People young and old in West Hempstead and surrounding communities have taken interest in a perhaps less widely known sport: pickleball. Pickleball Plus, first opened last October, often find their courts fully booked, a trend that has led them to construct an additional four courts and open up a number of programs for young people to enjoy.
Pickleball Plus took the place of a tennis facility that had previously occupied the building. According to manager Dory Levinter, the building had been left in a state of disrepair. “We have all new roof, courts, heating lighting, air conditioning, lobby, locker rooms, office, parking,” she explained. “Anything you can think of that could be transformed was transformed.”
“There used to be five tennis courts, and they had pickleball lines on one of them,” she said. “Now it’s one tennis court and all pickleball courts. So we kind of flipped the script, and it’s because of the demand of the people. The demand from our customers is really what’s pushing the business in the direction that it’s going in.”
By its nature, pickleball has been particularly attractive to older people who might find running back and forth on a larger tennis court difficult. “The older people picked up pickleball first, because it’s easier and more social,” Levinter said.
“Typically on a pickleball court it’s six people. Four people are playing and two are waiting their turn, so every 10 to 15 minutes we keep rotating. Which is nice for them. They play for two hours. It’s a long period of time, so they can keep rotating with each other.
Though the game may be more approachable, Levinter clarified that is no less active than sports like tennis. “I know people think that it’s a non-running sport because it’s a smaller court. But when pickleball is played correctly you get in as many or more steps than you do in a traditional tennis match because you’re moving and shifting back and forth.”
In recent months Levinter has noticed a marked increase in local interest in the sport beyond just older people. To meet these demands, Pickleball Plus is currently in the process of painting four new courts and expanding numerous programs to younger people.
“We started a small junior academy this summer. We have some camps that we’re working with to see if there was interest with the 17 and under age category. And it took off. PAL programs are starting now, they’re loving it.”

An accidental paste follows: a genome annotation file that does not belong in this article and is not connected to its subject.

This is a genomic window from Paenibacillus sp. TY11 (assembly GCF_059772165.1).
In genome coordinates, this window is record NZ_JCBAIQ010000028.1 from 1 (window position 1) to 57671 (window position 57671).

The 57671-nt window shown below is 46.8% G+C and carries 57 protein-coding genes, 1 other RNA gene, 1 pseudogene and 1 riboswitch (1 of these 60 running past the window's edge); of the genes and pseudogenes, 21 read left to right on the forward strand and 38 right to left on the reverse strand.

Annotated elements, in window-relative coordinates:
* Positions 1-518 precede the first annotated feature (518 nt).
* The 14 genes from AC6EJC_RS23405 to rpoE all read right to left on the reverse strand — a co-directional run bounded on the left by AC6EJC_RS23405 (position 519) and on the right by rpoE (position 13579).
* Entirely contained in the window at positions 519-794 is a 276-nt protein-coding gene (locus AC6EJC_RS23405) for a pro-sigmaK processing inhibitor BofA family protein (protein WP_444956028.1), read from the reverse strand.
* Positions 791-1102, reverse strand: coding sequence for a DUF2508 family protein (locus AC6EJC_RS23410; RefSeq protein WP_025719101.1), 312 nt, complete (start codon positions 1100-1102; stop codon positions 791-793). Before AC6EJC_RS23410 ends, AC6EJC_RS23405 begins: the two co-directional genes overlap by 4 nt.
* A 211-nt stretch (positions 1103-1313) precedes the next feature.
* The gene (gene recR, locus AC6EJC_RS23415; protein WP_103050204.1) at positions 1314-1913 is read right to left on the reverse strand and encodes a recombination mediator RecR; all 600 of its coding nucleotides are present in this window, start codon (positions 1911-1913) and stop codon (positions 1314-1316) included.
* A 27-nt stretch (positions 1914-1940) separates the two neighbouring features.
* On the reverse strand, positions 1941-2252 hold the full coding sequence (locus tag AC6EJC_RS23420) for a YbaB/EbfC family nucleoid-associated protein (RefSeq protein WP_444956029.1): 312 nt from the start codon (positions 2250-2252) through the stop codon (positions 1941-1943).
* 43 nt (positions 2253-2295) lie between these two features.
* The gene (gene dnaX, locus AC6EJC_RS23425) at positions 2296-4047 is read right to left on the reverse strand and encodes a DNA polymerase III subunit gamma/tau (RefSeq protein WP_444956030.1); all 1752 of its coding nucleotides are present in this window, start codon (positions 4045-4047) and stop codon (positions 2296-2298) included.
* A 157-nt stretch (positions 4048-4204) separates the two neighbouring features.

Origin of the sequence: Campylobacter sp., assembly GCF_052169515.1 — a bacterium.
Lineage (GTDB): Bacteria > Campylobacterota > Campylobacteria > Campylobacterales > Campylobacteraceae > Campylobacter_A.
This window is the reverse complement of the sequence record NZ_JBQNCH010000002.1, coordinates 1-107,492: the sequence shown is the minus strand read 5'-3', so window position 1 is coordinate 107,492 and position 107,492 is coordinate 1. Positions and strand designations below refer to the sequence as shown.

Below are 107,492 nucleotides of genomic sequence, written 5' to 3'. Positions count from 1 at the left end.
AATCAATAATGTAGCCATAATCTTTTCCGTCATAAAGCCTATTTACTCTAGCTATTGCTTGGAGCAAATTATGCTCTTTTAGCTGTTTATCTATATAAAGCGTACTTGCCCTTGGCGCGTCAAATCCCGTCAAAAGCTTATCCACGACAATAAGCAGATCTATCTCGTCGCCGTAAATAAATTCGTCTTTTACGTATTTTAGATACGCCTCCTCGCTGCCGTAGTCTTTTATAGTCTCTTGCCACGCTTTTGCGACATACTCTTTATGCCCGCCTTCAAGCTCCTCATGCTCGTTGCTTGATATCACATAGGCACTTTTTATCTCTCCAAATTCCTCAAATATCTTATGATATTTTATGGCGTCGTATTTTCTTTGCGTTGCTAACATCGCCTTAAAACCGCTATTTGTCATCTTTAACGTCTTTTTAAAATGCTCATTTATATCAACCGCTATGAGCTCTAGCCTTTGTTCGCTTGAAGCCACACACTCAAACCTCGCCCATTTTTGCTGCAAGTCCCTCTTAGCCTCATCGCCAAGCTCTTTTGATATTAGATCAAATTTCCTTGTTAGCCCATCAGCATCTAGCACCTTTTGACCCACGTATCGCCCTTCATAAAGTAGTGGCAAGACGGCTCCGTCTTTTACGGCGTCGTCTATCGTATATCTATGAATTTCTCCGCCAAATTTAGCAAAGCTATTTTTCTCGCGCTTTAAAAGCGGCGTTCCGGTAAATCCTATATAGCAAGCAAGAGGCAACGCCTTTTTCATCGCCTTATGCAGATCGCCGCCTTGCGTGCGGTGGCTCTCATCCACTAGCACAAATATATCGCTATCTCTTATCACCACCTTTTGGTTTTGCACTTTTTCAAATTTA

The participating camp has introduced pickleball even to its youngest members, “We thought that the children were going to be between the ages of eight and ten. A lot of their siblings were also registered for the camp and we didn’t want to turn them down, so there’s a second group of students that are between the ages of three and five,” explained Levinter.
Levinter sees picklball as something of an equalizer across ages. “They love it because it’s easy for them to do. I don’t have to say to them ‘well you’re on the little court, or you’re playing with the different balls.’ They’re doing the same exact thing that their siblings are doing. Nobody’s complaining and they’re seeing the adults on the same exact court doing the same thing. So they’re taking to it much quicker because there’s none of that resistance of ‘well you’re treating me different because I’m younger.’”
Pickleball has caught on among some young adults as well, with Billie Jean King Stadium having hosted a tournament in May. “Pickleball took over that arena for two weeks,” Levinter recalled. “Some of the participants came here to warm up and use our courts. They were young adults, and they were amazing, and they were addicted and they travel the country looking for these different unique pickleball tournaments all over.”
“We’ve had some fundraisers,” she further explained. “We have a couple more coming up with some local temples and churches and youth groups that are coming in and looking at different ways of fundraising. All of the local libraries have now contacted us and have said ‘hey can you do a teen program?’”
Pickleball plus has also seen players with a diversity of backgrounds, making special accommodations for community servants. “For the summer we put out a special thing for teachers where they have their own league where teachers get to meet other teachers,” said Levinter.
“We also started a law enforcement league where police officers, firefighters, and things of that nature can come in and unwind and do their own thing. The teachers and law enforcement all get a nice discount because we really appreciate their services,” she said.
With the facility’s new courts set to open in the coming weeks, the Pickleball Plus staff plan on holding a free-play event to celebrate the new additions and introduce more people to the growing sport.